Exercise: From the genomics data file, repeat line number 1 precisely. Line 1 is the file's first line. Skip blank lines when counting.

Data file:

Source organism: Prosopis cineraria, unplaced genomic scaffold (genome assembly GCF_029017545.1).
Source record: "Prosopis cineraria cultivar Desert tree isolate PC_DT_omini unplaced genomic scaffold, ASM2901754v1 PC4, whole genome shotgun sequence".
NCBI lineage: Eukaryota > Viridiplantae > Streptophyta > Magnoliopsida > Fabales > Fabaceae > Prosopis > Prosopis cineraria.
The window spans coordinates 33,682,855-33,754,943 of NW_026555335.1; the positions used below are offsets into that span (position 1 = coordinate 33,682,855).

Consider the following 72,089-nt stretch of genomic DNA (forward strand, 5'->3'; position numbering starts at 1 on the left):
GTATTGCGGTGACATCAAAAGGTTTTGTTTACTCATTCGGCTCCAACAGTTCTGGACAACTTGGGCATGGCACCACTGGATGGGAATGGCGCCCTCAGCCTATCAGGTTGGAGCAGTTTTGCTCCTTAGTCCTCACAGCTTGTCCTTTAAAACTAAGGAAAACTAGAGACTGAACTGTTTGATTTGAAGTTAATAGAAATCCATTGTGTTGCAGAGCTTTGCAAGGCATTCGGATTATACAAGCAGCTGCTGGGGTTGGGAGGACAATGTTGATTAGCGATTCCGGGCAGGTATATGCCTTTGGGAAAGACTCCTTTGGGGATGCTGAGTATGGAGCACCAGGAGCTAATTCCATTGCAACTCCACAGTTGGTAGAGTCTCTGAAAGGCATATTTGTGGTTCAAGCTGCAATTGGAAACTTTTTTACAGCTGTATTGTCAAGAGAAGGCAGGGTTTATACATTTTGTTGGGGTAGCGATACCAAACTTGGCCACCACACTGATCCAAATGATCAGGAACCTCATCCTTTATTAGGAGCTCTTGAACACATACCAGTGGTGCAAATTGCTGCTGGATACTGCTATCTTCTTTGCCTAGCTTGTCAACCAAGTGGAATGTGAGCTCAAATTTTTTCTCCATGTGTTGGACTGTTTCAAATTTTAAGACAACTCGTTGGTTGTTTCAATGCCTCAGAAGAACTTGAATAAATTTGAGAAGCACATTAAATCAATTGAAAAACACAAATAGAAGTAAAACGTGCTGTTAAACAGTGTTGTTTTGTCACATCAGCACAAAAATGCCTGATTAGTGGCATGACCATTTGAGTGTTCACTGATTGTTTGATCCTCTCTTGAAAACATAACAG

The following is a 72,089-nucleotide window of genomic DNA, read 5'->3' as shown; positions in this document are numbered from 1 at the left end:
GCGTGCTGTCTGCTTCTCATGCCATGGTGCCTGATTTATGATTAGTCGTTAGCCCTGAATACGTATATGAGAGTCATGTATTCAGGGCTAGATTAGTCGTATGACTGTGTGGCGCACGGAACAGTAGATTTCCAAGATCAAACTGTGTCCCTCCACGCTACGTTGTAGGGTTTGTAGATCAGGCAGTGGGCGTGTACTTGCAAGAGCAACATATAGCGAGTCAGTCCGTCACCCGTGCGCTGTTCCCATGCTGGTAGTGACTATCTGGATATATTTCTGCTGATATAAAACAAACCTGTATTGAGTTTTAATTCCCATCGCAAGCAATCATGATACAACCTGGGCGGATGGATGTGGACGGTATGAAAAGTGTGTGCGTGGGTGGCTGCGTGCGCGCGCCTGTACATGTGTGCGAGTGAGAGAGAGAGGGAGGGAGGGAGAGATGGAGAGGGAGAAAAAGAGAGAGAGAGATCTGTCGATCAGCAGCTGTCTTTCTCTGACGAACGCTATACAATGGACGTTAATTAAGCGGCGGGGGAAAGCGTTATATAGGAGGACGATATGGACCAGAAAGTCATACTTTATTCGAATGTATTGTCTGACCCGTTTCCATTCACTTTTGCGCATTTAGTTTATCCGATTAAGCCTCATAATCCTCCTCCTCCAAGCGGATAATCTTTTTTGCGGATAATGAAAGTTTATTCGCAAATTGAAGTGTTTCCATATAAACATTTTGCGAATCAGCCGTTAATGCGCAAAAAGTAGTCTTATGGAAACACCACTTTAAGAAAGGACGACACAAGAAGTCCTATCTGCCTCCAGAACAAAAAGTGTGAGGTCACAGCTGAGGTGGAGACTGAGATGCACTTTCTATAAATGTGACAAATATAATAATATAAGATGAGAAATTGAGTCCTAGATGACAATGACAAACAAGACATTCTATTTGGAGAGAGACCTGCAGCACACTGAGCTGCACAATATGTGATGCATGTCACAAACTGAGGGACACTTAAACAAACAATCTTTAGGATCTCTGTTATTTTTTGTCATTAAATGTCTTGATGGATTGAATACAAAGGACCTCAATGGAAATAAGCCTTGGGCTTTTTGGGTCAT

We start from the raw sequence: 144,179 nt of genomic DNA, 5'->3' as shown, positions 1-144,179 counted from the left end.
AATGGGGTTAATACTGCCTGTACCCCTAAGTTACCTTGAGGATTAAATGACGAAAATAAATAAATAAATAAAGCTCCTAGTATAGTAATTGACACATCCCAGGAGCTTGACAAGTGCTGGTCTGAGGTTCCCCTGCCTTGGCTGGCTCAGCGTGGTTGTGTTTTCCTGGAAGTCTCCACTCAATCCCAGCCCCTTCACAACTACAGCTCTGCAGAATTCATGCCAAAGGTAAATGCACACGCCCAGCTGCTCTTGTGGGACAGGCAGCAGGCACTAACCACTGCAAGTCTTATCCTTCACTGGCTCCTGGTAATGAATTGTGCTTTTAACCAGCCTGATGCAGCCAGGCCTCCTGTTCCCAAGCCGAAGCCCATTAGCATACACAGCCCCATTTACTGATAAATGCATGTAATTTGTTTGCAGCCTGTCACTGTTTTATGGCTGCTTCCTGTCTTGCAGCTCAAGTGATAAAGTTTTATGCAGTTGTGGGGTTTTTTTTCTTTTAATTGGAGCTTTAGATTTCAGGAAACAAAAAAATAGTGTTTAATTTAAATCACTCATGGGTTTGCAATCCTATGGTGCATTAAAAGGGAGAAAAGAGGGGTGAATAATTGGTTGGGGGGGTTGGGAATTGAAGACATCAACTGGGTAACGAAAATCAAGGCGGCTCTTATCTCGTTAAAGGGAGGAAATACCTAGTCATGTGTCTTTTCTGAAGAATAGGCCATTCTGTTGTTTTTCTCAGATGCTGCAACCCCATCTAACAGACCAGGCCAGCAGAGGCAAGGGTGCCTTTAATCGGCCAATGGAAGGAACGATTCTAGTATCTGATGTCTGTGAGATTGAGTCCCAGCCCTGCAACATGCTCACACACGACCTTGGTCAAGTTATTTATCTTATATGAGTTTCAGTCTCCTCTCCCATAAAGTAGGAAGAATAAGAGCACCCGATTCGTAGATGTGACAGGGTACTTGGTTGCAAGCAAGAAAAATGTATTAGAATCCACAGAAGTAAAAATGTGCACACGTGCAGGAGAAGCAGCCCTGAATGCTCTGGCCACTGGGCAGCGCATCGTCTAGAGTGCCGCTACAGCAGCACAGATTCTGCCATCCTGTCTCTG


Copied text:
Source organism: Prosopis cineraria, unplaced genomic scaffold (genome assembly GCF_029017545.1).